From the Bilerico inbox:
Hey, I'm a junior currently going to a small christian college in Kansas and I am seriously considering writing a column about my struggles and acceptance of my sexuality for our newspaper. I am a reporter for the newspaper anyway and we are doing a faith issue next month and I'm really wanting to talk with the editor about this contribution I could do. If I don't get up the courage this issue I'm going to put it out to do next issue or another issue.
What I'm really seriously considering is whether I want to write it anonymously or not. There are pros and cons to both and even now, by putting words to ideas, I'm flipping to the side of putting my name on the column.
A lot of the people I've talked with, mostly guys, have been supportive of me at the least so that's been really encouraging. My only fear is that there will be a target. Anonymity can be a gift sometimes but I feel like that cuts the credibility. I just don't want other people to feel like the only ones on campus like I do sometimes.
Anyways, this is really long, but if you could possibly send this to some of your staff members or just think about this every now and again. so that they can at least me have me in their thoughts and prayers even if they don't hold on to faith that'd be great.
I guess the reason I'm sending this is because I've just recently found Bilerico and already it's given me loads to think about and I love it. You guys are kinda the role models I'm looking up to to some degree. Drew Cordes's article on redefining social activism from Sept. 13 is kinda the article that has made me want to contact you guys since I don't really have much of a support system here other than the occasional straight friends who may or may not agree with me on everything.
Thanks again for reading this long rant and vent session.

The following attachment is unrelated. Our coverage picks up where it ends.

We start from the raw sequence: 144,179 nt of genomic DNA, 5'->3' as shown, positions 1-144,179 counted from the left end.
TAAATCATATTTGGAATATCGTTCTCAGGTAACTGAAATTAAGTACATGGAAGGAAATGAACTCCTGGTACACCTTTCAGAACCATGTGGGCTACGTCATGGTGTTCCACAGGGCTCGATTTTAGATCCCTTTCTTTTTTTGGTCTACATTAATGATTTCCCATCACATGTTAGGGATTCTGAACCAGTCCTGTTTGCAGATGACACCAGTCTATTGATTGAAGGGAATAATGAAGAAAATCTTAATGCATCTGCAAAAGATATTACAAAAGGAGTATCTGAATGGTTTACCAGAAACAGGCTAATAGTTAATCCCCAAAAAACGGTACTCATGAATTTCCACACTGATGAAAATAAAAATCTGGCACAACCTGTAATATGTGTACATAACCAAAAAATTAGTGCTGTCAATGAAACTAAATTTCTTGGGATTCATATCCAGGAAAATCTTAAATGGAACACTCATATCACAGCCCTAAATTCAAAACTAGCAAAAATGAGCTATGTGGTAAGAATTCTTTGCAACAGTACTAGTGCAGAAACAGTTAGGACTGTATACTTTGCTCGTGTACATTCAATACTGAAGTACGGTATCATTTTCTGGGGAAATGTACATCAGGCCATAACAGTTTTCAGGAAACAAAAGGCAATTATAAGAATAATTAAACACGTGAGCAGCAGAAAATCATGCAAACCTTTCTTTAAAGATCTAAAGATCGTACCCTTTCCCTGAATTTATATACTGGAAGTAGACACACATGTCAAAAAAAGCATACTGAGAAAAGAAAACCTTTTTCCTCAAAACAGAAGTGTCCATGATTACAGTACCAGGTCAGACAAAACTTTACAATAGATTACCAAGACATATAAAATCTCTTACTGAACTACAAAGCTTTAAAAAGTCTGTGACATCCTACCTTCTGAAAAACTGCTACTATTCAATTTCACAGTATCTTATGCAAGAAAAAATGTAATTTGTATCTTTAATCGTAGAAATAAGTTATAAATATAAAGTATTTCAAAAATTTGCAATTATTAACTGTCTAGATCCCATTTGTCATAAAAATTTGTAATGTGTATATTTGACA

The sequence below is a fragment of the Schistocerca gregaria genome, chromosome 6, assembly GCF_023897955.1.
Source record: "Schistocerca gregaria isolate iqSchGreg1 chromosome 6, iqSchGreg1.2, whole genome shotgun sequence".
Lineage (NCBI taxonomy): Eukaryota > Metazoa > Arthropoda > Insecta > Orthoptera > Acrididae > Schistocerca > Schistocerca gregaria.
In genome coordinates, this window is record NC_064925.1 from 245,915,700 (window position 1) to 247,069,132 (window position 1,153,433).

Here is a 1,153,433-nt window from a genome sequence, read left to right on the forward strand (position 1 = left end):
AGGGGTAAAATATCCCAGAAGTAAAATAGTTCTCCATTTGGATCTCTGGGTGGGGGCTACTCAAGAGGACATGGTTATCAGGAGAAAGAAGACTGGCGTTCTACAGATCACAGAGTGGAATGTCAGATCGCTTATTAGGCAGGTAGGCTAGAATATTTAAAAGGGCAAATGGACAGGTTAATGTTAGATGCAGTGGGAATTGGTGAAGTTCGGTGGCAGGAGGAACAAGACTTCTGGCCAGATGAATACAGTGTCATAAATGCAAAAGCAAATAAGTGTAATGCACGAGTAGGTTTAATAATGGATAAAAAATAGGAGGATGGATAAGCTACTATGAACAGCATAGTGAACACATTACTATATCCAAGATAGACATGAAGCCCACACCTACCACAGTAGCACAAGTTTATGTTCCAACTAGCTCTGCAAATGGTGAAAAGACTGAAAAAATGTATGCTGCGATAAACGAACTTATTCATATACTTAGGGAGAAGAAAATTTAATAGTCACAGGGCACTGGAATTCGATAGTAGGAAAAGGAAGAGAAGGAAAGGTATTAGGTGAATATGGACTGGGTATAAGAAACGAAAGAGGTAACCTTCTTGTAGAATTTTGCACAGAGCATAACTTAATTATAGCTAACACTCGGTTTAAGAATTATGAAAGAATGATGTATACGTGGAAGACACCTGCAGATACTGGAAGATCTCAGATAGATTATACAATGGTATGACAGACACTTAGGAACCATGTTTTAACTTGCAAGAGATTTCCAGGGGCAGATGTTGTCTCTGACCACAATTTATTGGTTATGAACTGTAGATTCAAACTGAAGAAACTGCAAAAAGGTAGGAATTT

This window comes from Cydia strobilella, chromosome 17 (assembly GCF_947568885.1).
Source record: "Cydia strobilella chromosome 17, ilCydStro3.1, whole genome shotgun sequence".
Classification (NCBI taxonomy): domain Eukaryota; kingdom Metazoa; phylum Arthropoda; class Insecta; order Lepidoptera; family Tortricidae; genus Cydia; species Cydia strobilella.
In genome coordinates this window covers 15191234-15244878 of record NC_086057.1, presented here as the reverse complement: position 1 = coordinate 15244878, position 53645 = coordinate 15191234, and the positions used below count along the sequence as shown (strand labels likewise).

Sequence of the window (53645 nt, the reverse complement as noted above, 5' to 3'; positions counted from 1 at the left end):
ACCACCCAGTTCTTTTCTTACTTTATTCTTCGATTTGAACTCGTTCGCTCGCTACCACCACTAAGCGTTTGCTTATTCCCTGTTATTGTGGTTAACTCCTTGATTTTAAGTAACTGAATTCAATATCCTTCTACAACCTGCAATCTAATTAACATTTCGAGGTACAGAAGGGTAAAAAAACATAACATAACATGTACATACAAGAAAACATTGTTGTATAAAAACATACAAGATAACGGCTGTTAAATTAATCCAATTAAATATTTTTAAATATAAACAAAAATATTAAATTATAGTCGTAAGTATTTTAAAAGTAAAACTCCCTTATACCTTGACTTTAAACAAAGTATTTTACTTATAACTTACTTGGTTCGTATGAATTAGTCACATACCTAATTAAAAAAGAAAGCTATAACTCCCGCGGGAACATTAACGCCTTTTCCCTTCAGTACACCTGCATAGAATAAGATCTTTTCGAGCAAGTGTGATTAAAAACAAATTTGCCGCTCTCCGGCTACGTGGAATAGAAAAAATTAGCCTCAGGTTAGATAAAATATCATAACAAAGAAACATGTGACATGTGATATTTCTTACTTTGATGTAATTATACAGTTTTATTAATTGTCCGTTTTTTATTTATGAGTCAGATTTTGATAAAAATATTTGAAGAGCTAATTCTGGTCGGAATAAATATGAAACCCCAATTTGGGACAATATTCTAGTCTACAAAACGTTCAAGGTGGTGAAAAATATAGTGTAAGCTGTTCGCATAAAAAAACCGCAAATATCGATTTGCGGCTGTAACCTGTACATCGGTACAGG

Leave your thoughts in the comments. My reply to Scott is after the break.
You are a very courageous young man and you should be applauded for considering coming out in such a public and difficult forum.
Coming out can be a difficult process. Have you come out to your family already? If not, is this how you'd like to do it? If the school reacts badly - whether the administration or other students - there's a chance that they can find out.
You didn't say what denomination your college affiliates with, but that can really change matters. If your school is more conservative, there could be issues with the administration or faculty you may not have considered. Be prepared for that possibility and formulate at least a sketch of a back-up plan.
If you think that there will be serious repercussions, I'd suggest doing the column anonymously unless you're not concerned about whether or not you transfer elsewhere.
While your friends have been supportive, not everyone will. As the old saying goes, "You can't make all of the people happy all of the time." There will be homophobes and bigots at your school, just like there are everywhere else. It's the one thing that LGBT people and bigots share in common: we occupy all spheres and aspects of life. Yin and yang, I suppose.
Be prepared as well, for at least one LGBT person to castigate you for doing anything public. There's always a naysayer. Usually there's a grain of truth to what they're saying, so listen closely and see if you can find the common ground you both can agree on. Explain yourself or just acknowledge their concerns; the choice is up to you. You don't have to justify your actions to anyone. You're speaking your truth and not theirs.
If you think you can handle all possibilities and your conscience compels you to sign your article, by all means do so. By putting a face and a name with the issue, you personalize it for students and faculty. The most important part of coming out is to show others that someone they know is gay. A faceless entity is much easier to discriminate against than the guy who sits next to you in Calculus or your little brother.
Drew Cordes is a wonderful person with a heart of gold and a mind of steel. You could do much worse in the realm of mentors. She's an inspiration to me as well.
So are you. I think you'll also be a hero to some of your fellow LGBT students on campus as well as quite a few straight allies - and that's as it should be. What you're about to do takes courage, dedication, and honesty.
Those three qualities will get you through life admirably, Scott. Stay true to those ideals and you can make it through anything life may toss at you - including an article in the student newspaper.